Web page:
A child’s earliest experiences greatly affect the way his or her brain develops. In the first years of life the brain is developing rapidly. More than 700 neural connections are being formed every second setting the stage for children to acquire skills like working memory, language development and self-control. The early years are the most effective time to invest in nurturing, quality learning experiences and promoting physical health to lay a strong foundation for later learning, achievement and adult productivity. When children and their families have access to quality early care and education, their long-term academic outcomes improve. The investments we make between birth and age 8 achieve some of the best financial and social returns, including healthier, happier children, a more educated population and, ultimately, a stronger and more stable economy for our state.
Where Colorado Stands
Three decades of national research show that quality early childhood care and education contributes to the development of cognitive skills, social-emotional skills and character skills including attentiveness, persistence, motivation, self-control and teamwork. We know that when children are ready for school before kindergarten, they are more likely to be successful students, read at grade level by the end of third grade and graduate from high school on time.
Unfortunately, among the 41 states with state-supported preschool programs, Colorado ranks 37th in spending, 22nd in access to preschool for 4-year-olds and 10th in access for 3-year-olds. Although Colorado’s state spending on preschool is low by comparison, the Colorado Preschool Program (CPP) is an effective program that meets six out of 10 quality standards of the National Institute for Early Education and Research and consistently shows school readiness gains for Colorado’s most at-risk children. In fact, longitudinal data show children at risk of low achievement because of racism or low incomes who participate in the Colorado Preschool Program outperform their peers who did not participate in the program. This is true in every area of state assessment (reading, writing, math and science) through the ninth grade.
What the Children’s Campaign is Doing
Because quality early childhood experiences are critical to promoting healthy children and families, educational success and, ultimately, ending the cycle of poverty, the Children’s Campaign advocates strongly for expanded access to quality early childhood programs and continued improvements in program alignment and efficiency. Specifically, we are focused on the following policy priorities:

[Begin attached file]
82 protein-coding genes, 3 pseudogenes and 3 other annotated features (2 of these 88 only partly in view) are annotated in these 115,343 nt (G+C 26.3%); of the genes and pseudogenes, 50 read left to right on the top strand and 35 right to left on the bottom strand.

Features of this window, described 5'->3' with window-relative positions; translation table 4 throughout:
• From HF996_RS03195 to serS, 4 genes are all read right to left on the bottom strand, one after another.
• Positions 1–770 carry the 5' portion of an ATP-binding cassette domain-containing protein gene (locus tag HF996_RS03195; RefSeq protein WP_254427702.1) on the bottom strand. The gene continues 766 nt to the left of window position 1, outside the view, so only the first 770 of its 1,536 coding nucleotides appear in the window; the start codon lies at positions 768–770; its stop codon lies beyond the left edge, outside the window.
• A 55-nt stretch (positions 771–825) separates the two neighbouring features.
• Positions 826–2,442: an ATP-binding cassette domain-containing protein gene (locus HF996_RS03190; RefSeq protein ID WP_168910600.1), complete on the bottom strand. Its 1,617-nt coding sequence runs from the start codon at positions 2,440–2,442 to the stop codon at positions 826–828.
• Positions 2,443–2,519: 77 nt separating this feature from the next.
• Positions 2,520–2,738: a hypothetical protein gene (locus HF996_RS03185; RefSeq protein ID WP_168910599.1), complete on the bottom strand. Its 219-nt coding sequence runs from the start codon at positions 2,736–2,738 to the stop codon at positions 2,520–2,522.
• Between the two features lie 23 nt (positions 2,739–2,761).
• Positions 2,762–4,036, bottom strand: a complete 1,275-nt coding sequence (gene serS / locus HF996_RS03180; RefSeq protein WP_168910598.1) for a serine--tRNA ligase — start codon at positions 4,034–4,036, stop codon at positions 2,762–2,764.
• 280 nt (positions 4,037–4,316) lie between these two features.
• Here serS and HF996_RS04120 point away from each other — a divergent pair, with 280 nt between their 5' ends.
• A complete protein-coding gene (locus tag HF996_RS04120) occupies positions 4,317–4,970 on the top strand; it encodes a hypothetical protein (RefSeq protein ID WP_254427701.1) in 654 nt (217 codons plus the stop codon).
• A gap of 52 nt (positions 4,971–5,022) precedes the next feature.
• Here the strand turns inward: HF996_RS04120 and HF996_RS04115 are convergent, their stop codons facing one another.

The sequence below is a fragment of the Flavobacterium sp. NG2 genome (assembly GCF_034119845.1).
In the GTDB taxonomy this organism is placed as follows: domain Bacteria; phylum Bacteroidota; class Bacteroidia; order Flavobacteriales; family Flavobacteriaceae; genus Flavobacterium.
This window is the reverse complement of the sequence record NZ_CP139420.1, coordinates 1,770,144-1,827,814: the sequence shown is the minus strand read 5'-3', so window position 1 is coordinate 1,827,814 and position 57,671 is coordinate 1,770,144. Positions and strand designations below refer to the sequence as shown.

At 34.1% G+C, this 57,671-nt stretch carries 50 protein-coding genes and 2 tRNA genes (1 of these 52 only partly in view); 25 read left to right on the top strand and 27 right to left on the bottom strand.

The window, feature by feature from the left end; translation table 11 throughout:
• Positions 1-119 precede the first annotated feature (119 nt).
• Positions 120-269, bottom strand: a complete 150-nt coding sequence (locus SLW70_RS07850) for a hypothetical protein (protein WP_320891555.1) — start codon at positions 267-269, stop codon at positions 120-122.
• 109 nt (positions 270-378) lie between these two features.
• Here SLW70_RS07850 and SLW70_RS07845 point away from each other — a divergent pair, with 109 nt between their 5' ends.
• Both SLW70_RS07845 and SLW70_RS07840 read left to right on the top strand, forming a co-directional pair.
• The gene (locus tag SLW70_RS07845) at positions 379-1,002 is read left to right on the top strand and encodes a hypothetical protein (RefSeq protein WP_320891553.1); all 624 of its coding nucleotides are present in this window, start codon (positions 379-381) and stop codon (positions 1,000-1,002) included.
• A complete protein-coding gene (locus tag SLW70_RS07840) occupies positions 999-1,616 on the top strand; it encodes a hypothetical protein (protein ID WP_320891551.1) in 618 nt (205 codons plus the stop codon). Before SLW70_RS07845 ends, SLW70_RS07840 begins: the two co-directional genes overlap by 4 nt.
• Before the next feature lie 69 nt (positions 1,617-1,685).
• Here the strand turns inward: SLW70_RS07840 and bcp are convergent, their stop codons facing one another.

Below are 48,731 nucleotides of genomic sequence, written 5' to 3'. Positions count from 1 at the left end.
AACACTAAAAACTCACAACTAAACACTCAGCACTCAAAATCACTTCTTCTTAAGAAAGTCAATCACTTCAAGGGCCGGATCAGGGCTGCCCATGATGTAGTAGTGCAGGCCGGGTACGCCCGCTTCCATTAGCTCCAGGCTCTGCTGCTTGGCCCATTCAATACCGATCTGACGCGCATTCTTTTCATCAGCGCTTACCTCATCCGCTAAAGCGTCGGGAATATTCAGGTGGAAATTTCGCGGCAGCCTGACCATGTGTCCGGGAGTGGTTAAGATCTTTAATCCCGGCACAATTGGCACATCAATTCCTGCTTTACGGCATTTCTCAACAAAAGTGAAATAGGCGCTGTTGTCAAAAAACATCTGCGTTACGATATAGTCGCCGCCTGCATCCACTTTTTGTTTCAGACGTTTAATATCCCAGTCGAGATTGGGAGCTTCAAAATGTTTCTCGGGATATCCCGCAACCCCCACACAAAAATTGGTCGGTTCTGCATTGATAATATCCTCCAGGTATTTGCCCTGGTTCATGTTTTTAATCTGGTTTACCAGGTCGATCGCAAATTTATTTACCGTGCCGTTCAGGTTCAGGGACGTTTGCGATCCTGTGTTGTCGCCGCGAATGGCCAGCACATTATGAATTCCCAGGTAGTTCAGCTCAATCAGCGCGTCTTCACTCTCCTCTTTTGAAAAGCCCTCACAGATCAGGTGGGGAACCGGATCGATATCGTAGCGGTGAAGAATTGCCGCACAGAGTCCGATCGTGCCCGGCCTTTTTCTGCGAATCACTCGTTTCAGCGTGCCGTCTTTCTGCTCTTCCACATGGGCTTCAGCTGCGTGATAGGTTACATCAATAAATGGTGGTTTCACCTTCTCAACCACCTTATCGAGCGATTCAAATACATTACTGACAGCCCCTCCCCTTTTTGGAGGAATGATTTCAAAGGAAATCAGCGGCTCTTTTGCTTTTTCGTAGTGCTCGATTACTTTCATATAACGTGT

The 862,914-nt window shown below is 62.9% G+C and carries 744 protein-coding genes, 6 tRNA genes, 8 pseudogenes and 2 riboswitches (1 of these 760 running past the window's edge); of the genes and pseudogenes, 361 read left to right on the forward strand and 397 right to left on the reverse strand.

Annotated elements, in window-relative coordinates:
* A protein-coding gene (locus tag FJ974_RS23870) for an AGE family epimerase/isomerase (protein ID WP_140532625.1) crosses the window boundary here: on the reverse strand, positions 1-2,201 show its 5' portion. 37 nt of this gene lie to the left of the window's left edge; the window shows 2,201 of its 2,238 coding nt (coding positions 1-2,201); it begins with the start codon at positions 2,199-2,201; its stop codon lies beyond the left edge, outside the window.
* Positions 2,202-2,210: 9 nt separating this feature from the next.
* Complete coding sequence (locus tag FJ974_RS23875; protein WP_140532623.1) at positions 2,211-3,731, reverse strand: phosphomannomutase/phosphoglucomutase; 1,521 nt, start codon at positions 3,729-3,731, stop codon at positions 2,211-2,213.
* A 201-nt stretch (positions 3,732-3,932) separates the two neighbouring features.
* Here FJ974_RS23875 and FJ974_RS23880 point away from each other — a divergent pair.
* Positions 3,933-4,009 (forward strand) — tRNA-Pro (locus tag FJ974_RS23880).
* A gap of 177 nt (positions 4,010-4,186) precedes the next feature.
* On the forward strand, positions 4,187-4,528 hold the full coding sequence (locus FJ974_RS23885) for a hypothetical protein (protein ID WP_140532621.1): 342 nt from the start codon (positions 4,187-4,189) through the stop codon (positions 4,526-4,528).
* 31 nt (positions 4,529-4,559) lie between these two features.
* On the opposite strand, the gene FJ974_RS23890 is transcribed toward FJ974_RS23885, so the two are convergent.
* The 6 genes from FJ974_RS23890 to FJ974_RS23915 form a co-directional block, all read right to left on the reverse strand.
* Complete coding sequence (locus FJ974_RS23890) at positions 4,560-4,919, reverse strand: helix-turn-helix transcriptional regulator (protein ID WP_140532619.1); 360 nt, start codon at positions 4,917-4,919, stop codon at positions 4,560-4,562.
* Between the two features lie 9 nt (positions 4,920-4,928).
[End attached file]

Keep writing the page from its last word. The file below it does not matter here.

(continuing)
Investing in Kids
Adequate funding is paramount to increasing access to high-quality early childhood experiences and providing support to families. We have seen exciting trends over the course of the past decade or so in children’s fourth grade reading with more students reading at or above grade level. Between 2004 and 2014, Hispanic/Latino children made larger gains in fourth grade reading proficiency than any other racial or ethnic group.
We need to build on this momentum to ensure more children have access to the high quality early childhood experiences that set them on the path to school success.
For more information on early childhood development in Colorado, please contact the Children’s Campaign’s Vice President of Early Childhood Initiatives, Bill Jaeger, at email@example.com or 720.552.0002.
Recent KidsFlash Articles
- Report: Quality, access in Colorado Preschool Program increase
The annual report of the Colorado Preschool Program shows a boost in state funding in 2013 and 2014 led to more children being able to access high-quality early childhood education programs with trained instructors and better outcomes on statewide measures than peers who did not participate in the program.
- National Report Calls on Policymakers to Focus on Kindergarten through Third Grade
In July 2016, the Education Commission of the States and several partners convened a group of the nation’s top experts on K-3 education for a ‘Thinkers’ meeting to reflect on research and identify state policy levers with the greatest potential to impact student outcomes.